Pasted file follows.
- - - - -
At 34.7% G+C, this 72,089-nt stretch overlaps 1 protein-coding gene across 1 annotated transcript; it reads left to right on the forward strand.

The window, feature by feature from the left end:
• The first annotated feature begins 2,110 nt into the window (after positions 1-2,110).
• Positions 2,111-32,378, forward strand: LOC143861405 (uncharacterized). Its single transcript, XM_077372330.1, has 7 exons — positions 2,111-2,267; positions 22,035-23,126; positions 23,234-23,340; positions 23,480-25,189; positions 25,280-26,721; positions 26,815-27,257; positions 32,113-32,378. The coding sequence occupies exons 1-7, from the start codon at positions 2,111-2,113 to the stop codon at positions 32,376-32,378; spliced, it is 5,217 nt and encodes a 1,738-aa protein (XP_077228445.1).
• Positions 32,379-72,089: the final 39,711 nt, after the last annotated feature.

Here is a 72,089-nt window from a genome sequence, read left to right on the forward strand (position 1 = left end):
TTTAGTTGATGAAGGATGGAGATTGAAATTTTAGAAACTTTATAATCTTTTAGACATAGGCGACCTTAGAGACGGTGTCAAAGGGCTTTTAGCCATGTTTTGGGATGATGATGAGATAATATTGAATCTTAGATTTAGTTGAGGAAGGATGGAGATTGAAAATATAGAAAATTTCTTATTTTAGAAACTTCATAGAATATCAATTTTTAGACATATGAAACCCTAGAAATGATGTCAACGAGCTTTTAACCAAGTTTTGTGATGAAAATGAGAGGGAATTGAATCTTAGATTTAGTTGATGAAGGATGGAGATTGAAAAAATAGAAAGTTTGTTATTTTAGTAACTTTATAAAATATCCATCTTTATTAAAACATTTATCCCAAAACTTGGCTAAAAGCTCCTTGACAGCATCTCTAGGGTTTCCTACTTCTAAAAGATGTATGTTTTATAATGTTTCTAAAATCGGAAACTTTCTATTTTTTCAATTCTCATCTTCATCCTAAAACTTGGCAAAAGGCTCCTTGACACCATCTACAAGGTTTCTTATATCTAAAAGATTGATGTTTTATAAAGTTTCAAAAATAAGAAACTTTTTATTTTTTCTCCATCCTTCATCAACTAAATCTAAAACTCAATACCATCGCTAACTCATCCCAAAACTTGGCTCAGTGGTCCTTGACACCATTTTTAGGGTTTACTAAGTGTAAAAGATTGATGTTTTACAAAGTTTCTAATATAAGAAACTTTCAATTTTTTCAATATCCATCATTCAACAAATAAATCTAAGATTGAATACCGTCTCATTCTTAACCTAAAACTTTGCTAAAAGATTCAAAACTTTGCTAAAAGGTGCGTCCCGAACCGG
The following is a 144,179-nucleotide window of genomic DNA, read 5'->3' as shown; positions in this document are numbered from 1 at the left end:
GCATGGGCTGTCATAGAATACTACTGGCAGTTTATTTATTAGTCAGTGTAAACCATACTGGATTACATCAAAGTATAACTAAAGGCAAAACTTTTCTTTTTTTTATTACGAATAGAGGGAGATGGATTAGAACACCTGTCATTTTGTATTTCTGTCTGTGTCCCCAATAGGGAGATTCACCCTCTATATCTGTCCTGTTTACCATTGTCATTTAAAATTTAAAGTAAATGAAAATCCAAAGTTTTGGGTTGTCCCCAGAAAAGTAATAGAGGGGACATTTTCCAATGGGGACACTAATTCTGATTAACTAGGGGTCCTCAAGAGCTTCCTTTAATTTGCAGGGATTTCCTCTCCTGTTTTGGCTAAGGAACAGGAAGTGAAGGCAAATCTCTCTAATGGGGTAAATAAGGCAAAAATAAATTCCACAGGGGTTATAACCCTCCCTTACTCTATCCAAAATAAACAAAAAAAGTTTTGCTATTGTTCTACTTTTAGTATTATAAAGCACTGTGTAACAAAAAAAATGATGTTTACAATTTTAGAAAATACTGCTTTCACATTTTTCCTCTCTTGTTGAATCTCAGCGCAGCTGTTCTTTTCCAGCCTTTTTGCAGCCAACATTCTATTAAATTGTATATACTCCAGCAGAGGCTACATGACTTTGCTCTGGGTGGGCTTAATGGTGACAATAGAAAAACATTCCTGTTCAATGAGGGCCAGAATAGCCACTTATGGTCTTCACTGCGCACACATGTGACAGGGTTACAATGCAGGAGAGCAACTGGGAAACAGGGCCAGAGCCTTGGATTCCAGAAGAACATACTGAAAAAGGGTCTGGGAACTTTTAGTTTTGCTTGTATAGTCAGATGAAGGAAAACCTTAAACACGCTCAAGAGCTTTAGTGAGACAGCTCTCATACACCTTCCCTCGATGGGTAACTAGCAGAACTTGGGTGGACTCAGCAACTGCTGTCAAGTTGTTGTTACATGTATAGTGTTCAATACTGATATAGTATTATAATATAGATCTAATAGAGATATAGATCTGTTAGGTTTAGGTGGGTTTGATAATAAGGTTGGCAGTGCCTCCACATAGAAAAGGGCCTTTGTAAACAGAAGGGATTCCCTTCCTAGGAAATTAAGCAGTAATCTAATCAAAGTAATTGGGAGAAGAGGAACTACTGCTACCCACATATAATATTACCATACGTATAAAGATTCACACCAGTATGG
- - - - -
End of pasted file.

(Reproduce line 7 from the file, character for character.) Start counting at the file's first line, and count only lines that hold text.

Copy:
TTTAGTTGATGAAGGATGGAGATTGAAATTTTAGAAACTTTATAATCTTTTAGACATAGGCGACCTTAGAGACGGTGTCAAAGGGCTTTTAGCCATGTTTTGGGATGATGATGAGATAATATTGAATCTTAGATTTAGTTGAGGAAGGATGGAGATTGAAAATATAGAAAATTTCTTATTTTAGAAACTTCATAGAATATCAATTTTTAGACATATGAAACCCTAGAAATGATGTCAACGAGCTTTTAACCAAGTTTTGTGATGAAAATGAGAGGGAATTGAATCTTAGATTTAGTTGATGAAGGATGGAGATTGAAAAAATAGAAAGTTTGTTATTTTAGTAACTTTATAAAATATCCATCTTTATTAAAACATTTATCCCAAAACTTGGCTAAAAGCTCCTTGACAGCATCTCTAGGGTTTCCTACTTCTAAAAGATGTATGTTTTATAATGTTTCTAAAATCGGAAACTTTCTATTTTTTCAATTCTCATCTTCATCCTAAAACTTGGCAAAAGGCTCCTTGACACCATCTACAAGGTTTCTTATATCTAAAAGATTGATGTTTTATAAAGTTTCAAAAATAAGAAACTTTTTATTTTTTCTCCATCCTTCATCAACTAAATCTAAAACTCAATACCATCGCTAACTCATCCCAAAACTTGGCTCAGTGGTCCTTGACACCATTTTTAGGGTTTACTAAGTGTAAAAGATTGATGTTTTACAAAGTTTCTAATATAAGAAACTTTCAATTTTTTCAATATCCATCATTCAACAAATAAATCTAAGATTGAATACCGTCTCATTCTTAACCTAAAACTTTGCTAAAAGATTCAAAACTTTGCTAAAAGGTGCGTCCCGAACCGG